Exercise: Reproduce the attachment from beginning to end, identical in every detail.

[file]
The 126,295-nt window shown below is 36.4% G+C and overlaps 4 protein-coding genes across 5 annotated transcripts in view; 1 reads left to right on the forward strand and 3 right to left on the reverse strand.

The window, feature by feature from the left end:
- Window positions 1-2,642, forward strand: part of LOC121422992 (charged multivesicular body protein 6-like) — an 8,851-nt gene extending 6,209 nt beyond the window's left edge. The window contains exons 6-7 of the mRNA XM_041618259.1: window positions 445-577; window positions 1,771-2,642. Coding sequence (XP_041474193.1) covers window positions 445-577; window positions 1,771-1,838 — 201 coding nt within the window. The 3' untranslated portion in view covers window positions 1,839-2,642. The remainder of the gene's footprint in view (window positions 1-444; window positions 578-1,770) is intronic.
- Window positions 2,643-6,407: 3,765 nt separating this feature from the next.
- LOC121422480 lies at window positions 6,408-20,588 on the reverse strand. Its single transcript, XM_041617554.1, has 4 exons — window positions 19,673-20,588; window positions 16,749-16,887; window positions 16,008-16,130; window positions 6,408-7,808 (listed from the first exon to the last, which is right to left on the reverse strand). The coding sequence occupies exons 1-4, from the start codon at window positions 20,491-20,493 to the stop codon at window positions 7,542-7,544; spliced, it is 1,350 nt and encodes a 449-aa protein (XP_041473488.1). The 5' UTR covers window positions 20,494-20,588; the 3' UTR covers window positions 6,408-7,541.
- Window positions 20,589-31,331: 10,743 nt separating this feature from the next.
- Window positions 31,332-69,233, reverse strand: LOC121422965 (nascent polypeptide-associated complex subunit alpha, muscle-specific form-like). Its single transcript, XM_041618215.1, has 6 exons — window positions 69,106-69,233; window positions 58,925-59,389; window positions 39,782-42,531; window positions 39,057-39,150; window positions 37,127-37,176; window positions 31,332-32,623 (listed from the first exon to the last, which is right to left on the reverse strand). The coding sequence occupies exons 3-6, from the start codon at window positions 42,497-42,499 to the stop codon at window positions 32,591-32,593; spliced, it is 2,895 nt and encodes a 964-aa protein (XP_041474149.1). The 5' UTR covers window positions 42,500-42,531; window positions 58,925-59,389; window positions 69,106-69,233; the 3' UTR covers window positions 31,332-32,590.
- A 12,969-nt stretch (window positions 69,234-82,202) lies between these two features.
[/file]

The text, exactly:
The 126,295-nt window shown below is 36.4% G+C and overlaps 4 protein-coding genes across 5 annotated transcripts in view; 1 reads left to right on the forward strand and 3 right to left on the reverse strand.

The window, feature by feature from the left end:
- Window positions 1-2,642, forward strand: part of LOC121422992 (charged multivesicular body protein 6-like) — an 8,851-nt gene extending 6,209 nt beyond the window's left edge. The window contains exons 6-7 of the mRNA XM_041618259.1: window positions 445-577; window positions 1,771-2,642. Coding sequence (XP_041474193.1) covers window positions 445-577; window positions 1,771-1,838 — 201 coding nt within the window. The 3' untranslated portion in view covers window positions 1,839-2,642. The remainder of the gene's footprint in view (window positions 1-444; window positions 578-1,770) is intronic.
- Window positions 2,643-6,407: 3,765 nt separating this feature from the next.
- LOC121422480 lies at window positions 6,408-20,588 on the reverse strand. Its single transcript, XM_041617554.1, has 4 exons — window positions 19,673-20,588; window positions 16,749-16,887; window positions 16,008-16,130; window positions 6,408-7,808 (listed from the first exon to the last, which is right to left on the reverse strand). The coding sequence occupies exons 1-4, from the start codon at window positions 20,491-20,493 to the stop codon at window positions 7,542-7,544; spliced, it is 1,350 nt and encodes a 449-aa protein (XP_041473488.1). The 5' UTR covers window positions 20,494-20,588; the 3' UTR covers window positions 6,408-7,541.
- Window positions 20,589-31,331: 10,743 nt separating this feature from the next.
- Window positions 31,332-69,233, reverse strand: LOC121422965 (nascent polypeptide-associated complex subunit alpha, muscle-specific form-like). Its single transcript, XM_041618215.1, has 6 exons — window positions 69,106-69,233; window positions 58,925-59,389; window positions 39,782-42,531; window positions 39,057-39,150; window positions 37,127-37,176; window positions 31,332-32,623 (listed from the first exon to the last, which is right to left on the reverse strand). The coding sequence occupies exons 3-6, from the start codon at window positions 42,497-42,499 to the stop codon at window positions 32,591-32,593; spliced, it is 2,895 nt and encodes a 964-aa protein (XP_041474149.1). The 5' UTR covers window positions 42,500-42,531; window positions 58,925-59,389; window positions 69,106-69,233; the 3' UTR covers window positions 31,332-32,590.
- A 12,969-nt stretch (window positions 69,234-82,202) lies between these two features.